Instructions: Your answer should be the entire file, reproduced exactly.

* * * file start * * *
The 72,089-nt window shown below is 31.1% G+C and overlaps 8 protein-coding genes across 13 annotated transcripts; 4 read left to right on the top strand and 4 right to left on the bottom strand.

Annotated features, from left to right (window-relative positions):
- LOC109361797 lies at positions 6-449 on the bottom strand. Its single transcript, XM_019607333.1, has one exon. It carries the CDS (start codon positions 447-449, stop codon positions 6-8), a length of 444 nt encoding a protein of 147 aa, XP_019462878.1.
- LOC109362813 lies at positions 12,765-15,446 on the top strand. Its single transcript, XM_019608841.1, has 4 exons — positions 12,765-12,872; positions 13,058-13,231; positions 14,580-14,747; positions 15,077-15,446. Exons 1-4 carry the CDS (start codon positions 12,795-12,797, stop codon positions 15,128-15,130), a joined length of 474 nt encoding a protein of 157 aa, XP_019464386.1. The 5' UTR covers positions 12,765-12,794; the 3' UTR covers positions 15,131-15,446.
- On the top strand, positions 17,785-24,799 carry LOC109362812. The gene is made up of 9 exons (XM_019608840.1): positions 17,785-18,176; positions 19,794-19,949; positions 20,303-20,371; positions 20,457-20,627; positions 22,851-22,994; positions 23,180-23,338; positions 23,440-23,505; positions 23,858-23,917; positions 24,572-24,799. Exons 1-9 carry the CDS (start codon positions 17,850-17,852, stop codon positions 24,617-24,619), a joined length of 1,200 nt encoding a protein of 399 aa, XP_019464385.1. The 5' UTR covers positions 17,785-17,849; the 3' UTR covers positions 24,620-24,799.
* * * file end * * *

The 72,089-nt window shown below is 31.1% G+C and overlaps 8 protein-coding genes across 13 annotated transcripts; 4 read left to right on the top strand and 4 right to left on the bottom strand.

Annotated features, from left to right (window-relative positions):
- LOC109361797 lies at positions 6-449 on the bottom strand. Its single transcript, XM_019607333.1, has one exon. It carries the CDS (start codon positions 447-449, stop codon positions 6-8), a length of 444 nt encoding a protein of 147 aa, XP_019462878.1.
- LOC109362813 lies at positions 12,765-15,446 on the top strand. Its single transcript, XM_019608841.1, has 4 exons — positions 12,765-12,872; positions 13,058-13,231; positions 14,580-14,747; positions 15,077-15,446. Exons 1-4 carry the CDS (start codon positions 12,795-12,797, stop codon positions 15,128-15,130), a joined length of 474 nt encoding a protein of 157 aa, XP_019464386.1. The 5' UTR covers positions 12,765-12,794; the 3' UTR covers positions 15,131-15,446.
- On the top strand, positions 17,785-24,799 carry LOC109362812. The gene is made up of 9 exons (XM_019608840.1): positions 17,785-18,176; positions 19,794-19,949; positions 20,303-20,371; positions 20,457-20,627; positions 22,851-22,994; positions 23,180-23,338; positions 23,440-23,505; positions 23,858-23,917; positions 24,572-24,799. Exons 1-9 carry the CDS (start codon positions 17,850-17,852, stop codon positions 24,617-24,619), a joined length of 1,200 nt encoding a protein of 399 aa, XP_019464385.1. The 5' UTR covers positions 17,785-17,849; the 3' UTR covers positions 24,620-24,799.